The sign rises above a high, neatly trimmed hedge on the corner of Adams and King streets. It slumps forward, its blue material dragging one supporting wooden post toward the hedge. The candidate’s website information is indecipherable, partly obscured by black spray paint and dripping white remains of the name now synonymous with bombast and intolerance: Trump.
The sign was put outside the wood-sided two family house last summer, months before Donald Trump swept the conservative side of Massachusetts on Super Tuesday earlier this month.
“Somebody rude, somebody ignorant who apparently does not like Mr. Trump has destroyed it,” said a woman who answered the phone number for the property’s address and identified herself as a longtime resident of the house. She said she had volunteered her property for the sign, which has become a neighborhood eyesore.
The 79-year-old said she had attended a private party on behalf of Trump last summer and agreed then to have the campaign install the sign later that year.
“Mr. Trump has all the right in the world to have a sign anywhere he wants,” she said. Even with the sign in its current condition, “I’m committed, so I kept it up,” she said.
She comes from a working family of seven, the woman said, and Trump’s business successes appealed to her. “I think they need somebody like him,” she said. “He’s rich. The Kennedys were rich, too.” She feels that Trump is being penalized because of his wealth.
The woman said a neighbor came to her door and thanked her for putting up the sign on behalf of another group of neighbors.
Individuals apparently opposed to Trump, or maybe the sign itself, have written profanities on it and otherwise defaced it over and over again since its installation. A police officer at one point hosed an expletive off the sign, the woman said, but no formal police reports have been filed.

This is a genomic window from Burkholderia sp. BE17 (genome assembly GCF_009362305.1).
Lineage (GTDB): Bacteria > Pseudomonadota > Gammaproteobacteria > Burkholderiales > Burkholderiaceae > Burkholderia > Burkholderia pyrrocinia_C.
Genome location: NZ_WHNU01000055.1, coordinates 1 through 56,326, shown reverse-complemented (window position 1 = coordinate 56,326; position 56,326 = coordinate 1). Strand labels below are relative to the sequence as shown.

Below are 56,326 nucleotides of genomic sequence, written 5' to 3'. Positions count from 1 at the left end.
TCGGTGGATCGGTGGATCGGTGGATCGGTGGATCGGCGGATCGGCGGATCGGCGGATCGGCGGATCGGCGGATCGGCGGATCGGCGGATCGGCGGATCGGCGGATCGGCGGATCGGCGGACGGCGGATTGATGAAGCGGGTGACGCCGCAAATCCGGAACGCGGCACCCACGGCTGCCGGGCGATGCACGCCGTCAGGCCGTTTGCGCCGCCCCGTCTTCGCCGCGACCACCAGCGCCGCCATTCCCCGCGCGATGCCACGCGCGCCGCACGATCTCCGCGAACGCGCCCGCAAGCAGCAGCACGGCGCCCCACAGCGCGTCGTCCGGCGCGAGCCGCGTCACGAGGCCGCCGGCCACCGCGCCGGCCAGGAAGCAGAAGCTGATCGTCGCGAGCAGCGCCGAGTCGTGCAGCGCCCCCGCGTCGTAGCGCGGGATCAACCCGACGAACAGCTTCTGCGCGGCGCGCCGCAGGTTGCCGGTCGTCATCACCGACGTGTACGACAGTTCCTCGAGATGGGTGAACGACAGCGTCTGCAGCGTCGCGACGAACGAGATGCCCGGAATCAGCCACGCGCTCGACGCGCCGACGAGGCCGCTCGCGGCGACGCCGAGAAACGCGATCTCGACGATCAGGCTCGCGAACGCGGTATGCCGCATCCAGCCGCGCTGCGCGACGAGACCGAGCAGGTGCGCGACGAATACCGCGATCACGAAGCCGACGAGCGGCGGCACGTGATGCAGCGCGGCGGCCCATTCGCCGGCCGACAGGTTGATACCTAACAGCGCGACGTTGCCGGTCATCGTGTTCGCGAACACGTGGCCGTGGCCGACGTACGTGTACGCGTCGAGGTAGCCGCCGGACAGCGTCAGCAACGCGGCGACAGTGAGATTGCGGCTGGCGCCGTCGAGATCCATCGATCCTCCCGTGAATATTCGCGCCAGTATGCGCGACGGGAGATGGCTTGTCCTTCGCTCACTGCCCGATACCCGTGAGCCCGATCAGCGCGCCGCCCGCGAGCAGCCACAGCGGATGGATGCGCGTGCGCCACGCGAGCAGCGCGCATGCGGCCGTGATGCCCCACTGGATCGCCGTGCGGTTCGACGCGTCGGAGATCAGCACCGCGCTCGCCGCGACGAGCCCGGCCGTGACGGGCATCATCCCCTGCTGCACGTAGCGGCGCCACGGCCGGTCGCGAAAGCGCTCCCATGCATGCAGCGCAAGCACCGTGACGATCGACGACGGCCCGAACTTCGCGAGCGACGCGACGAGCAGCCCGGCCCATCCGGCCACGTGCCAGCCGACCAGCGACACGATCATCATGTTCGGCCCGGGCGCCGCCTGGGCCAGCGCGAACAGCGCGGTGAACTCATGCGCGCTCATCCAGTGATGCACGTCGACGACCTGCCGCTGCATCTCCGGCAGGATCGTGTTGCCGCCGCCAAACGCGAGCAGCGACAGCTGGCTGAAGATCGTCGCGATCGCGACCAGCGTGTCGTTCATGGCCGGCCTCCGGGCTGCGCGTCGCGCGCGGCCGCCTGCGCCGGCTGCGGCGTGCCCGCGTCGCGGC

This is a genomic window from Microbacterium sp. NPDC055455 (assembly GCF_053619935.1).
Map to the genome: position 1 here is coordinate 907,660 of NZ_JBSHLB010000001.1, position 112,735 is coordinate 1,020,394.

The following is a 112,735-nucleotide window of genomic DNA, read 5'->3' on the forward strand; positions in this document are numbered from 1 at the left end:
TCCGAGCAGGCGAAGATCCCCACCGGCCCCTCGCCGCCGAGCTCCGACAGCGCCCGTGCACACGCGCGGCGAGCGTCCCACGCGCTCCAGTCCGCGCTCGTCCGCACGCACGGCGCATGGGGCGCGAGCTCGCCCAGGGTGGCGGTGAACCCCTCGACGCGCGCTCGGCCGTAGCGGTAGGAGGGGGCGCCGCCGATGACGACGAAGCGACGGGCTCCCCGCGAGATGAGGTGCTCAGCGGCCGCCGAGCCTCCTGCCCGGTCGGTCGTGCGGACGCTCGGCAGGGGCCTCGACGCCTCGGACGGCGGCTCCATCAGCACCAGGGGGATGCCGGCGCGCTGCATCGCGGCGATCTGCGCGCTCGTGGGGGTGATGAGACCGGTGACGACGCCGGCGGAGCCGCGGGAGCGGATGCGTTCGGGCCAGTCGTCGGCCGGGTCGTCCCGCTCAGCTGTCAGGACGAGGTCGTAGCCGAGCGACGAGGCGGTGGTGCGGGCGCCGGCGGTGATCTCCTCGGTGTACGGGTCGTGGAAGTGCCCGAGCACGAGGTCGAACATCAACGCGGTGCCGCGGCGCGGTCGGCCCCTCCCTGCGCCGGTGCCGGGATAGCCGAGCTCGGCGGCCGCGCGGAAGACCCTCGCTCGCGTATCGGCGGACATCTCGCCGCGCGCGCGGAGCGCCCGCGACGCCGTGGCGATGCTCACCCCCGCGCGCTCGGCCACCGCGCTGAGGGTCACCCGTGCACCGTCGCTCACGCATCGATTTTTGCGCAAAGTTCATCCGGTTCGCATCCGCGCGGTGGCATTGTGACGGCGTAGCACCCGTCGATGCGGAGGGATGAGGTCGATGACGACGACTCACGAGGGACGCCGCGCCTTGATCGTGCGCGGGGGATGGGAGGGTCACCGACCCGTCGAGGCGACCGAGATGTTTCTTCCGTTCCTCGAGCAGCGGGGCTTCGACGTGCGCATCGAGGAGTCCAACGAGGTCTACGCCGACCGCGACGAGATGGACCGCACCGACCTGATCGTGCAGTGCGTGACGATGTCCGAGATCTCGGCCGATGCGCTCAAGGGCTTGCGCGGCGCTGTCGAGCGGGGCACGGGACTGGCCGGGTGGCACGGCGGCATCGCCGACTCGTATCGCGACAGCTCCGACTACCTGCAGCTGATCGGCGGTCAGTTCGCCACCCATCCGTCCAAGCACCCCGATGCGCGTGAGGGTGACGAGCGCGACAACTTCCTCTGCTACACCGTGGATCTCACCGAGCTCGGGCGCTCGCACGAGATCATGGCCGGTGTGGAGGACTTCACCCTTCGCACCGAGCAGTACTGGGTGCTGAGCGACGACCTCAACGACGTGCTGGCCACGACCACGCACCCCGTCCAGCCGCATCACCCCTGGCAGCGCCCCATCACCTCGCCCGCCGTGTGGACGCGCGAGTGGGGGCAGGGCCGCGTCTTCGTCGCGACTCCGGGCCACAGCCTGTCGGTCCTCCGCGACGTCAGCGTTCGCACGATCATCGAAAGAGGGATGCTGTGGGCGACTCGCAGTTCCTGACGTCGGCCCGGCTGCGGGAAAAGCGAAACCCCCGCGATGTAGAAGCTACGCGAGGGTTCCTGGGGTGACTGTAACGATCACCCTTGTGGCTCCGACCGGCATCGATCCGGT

“Whoever’s doing it is knows enough not to go in the yard,” she said, as the location is monitored by camera.
Five calls to the Trump campaign regarding the sign have gone unreturned, the woman said. Her commitment to its presence is resolute, defacement notwithstanding, she said. No one has defaced other campaign signs in the neighborhood, she added.
The Massachusetts director for the Trump campaign, Dean Cavaretta, said the campaign is aware of the damaged sign and is trying to get it replaced. “Demand for signs has been so high, we’re working as fast as we can to find a replacement,” he said. Aside from initial graffiti on the campaign state headquarters property in Littleton, the King Street sign appears to be “an isolated incident,” he said.
“We want the attention to properly go to the people who defaced the sign, infringing on freedom of speech, and not the property owner,” Cavaretta said.
It comes down to private property rights, the woman said, and the sign will remain until the campaign gets around to replacing or removing it. “If it’s bothering somebody, it’s on my property. Why did I leave it up? I want to leave it up here so they know how people are.”
[Editor's Note: The Reporter is withholding the homeowner's name at her request]
[Editor's Note: The sign was removed March 18, 2016.]